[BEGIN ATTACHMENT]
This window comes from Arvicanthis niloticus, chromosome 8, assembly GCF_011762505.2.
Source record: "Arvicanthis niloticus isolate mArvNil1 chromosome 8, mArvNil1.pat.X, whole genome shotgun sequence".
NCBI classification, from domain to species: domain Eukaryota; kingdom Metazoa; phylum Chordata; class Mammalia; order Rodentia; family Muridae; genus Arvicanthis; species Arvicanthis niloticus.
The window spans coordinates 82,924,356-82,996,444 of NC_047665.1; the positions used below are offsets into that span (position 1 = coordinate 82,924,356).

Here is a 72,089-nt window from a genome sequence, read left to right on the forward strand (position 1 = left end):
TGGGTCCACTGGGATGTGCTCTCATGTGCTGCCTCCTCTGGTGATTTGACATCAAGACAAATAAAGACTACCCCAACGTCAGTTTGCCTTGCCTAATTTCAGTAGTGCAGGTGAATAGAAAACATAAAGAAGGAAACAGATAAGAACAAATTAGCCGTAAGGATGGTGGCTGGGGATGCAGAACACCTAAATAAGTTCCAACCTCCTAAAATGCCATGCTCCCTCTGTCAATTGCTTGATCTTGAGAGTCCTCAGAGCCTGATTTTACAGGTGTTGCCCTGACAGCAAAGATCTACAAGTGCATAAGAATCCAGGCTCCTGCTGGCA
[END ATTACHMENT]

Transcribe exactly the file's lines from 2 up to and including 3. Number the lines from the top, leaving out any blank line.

Source record: "Arvicanthis niloticus isolate mArvNil1 chromosome 8, mArvNil1.pat.X, whole genome shotgun sequence".
NCBI classification, from domain to species: domain Eukaryota; kingdom Metazoa; phylum Chordata; class Mammalia; order Rodentia; family Muridae; genus Arvicanthis; species Arvicanthis niloticus.